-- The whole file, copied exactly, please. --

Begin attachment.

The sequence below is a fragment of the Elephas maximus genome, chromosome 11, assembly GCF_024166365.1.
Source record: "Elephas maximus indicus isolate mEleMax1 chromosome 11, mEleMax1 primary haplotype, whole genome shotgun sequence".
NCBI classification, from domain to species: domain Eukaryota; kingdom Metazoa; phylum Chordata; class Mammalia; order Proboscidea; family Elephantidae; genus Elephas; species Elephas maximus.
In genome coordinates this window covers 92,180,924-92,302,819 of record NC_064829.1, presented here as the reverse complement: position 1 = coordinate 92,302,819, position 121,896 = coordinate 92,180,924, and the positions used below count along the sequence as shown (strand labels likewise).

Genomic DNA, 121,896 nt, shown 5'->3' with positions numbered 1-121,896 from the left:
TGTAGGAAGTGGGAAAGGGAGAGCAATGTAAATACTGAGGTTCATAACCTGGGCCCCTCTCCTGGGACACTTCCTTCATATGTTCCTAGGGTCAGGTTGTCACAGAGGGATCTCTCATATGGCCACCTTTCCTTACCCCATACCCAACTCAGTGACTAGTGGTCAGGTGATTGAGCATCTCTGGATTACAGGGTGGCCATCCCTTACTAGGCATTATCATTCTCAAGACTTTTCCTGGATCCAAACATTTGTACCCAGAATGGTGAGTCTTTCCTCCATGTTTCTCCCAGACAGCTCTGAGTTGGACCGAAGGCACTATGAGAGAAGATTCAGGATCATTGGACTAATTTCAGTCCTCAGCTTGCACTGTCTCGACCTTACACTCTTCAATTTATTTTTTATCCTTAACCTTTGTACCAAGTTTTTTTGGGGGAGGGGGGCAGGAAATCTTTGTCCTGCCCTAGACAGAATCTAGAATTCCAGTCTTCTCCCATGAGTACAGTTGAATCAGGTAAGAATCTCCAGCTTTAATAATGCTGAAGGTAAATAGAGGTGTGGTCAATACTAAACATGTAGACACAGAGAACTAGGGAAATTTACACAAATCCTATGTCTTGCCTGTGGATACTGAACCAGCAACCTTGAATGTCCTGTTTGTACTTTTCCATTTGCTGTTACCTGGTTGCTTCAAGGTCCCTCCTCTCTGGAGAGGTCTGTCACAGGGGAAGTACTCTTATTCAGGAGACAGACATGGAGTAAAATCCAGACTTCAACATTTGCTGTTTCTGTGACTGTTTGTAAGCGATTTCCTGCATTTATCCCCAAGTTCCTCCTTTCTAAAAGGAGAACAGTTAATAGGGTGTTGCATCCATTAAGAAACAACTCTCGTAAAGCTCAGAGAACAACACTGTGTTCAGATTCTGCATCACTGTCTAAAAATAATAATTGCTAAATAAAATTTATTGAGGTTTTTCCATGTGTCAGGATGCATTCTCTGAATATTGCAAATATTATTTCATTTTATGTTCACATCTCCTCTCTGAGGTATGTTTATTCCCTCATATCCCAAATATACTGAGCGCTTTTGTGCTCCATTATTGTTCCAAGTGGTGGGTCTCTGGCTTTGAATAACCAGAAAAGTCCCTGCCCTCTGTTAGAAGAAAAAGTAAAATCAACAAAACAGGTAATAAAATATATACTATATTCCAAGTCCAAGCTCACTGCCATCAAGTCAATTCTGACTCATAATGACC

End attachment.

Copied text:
The sequence below is a fragment of the Elephas maximus genome, chromosome 11, assembly GCF_024166365.1.
Source record: "Elephas maximus indicus isolate mEleMax1 chromosome 11, mEleMax1 primary haplotype, whole genome shotgun sequence".
NCBI classification, from domain to species: domain Eukaryota; kingdom Metazoa; phylum Chordata; class Mammalia; order Proboscidea; family Elephantidae; genus Elephas; species Elephas maximus.
In genome coordinates this window covers 92,180,924-92,302,819 of record NC_064829.1, presented here as the reverse complement: position 1 = coordinate 92,302,819, position 121,896 = coordinate 92,180,924, and the positions used below count along the sequence as shown (strand labels likewise).

Genomic DNA, 121,896 nt, shown 5'->3' with positions numbered 1-121,896 from the left:
TGTAGGAAGTGGGAAAGGGAGAGCAATGTAAATACTGAGGTTCATAACCTGGGCCCCTCTCCTGGGACACTTCCTTCATATGTTCCTAGGGTCAGGTTGTCACAGAGGGATCTCTCATATGGCCACCTTTCCTTACCCCATACCCAACTCAGTGACTAGTGGTCAGGTGATTGAGCATCTCTGGATTACAGGGTGGCCATCCCTTACTAGGCATTATCATTCTCAAGACTTTTCCTGGATCCAAACATTTGTACCCAGAATGGTGAGTCTTTCCTCCATGTTTCTCCCAGACAGCTCTGAGTTGGACCGAAGGCACTATGAGAGAAGATTCAGGATCATTGGACTAATTTCAGTCCTCAGCTTGCACTGTCTCGACCTTACACTCTTCAATTTATTTTTTATCCTTAACCTTTGTACCAAGTTTTTTTGGGGGAGGGGGGCAGGAAATCTTTGTCCTGCCCTAGACAGAATCTAGAATTCCAGTCTTCTCCCATGAGTACAGTTGAATCAGGTAAGAATCTCCAGCTTTAATAATGCTGAAGGTAAATAGAGGTGTGGTCAATACTAAACATGTAGACACAGAGAACTAGGGAAATTTACACAAATCCTATGTCTTGCCTGTGGATACTGAACCAGCAACCTTGAATGTCCTGTTTGTACTTTTCCATTTGCTGTTACCTGGTTGCTTCAAGGTCCCTCCTCTCTGGAGAGGTCTGTCACAGGGGAAGTACTCTTATTCAGGAGACAGACATGGAGTAAAATCCAGACTTCAACATTTGCTGTTTCTGTGACTGTTTGTAAGCGATTTCCTGCATTTATCCCCAAGTTCCTCCTTTCTAAAAGGAGAACAGTTAATAGGGTGTTGCATCCATTAAGAAACAACTCTCGTAAAGCTCAGAGAACAACACTGTGTTCAGATTCTGCATCACTGTCTAAAAATAATAATTGCTAAATAAAATTTATTGAGGTTTTTCCATGTGTCAGGATGCATTCTCTGAATATTGCAAATATTATTTCATTTTATGTTCACATCTCCTCTCTGAGGTATGTTTATTCCCTCATATCCCAAATATACTGAGCGCTTTTGTGCTCCATTATTGTTCCAAGTGGTGGGTCTCTGGCTTTGAATAACCAGAAAAGTCCCTGCCCTCTGTTAGAAGAAAAAGTAAAATCAACAAAACAGGTAATAAAATATATACTATATTCCAAGTCCAAGCTCACTGCCATCAAGTCAATTCTGACTCATAATGACC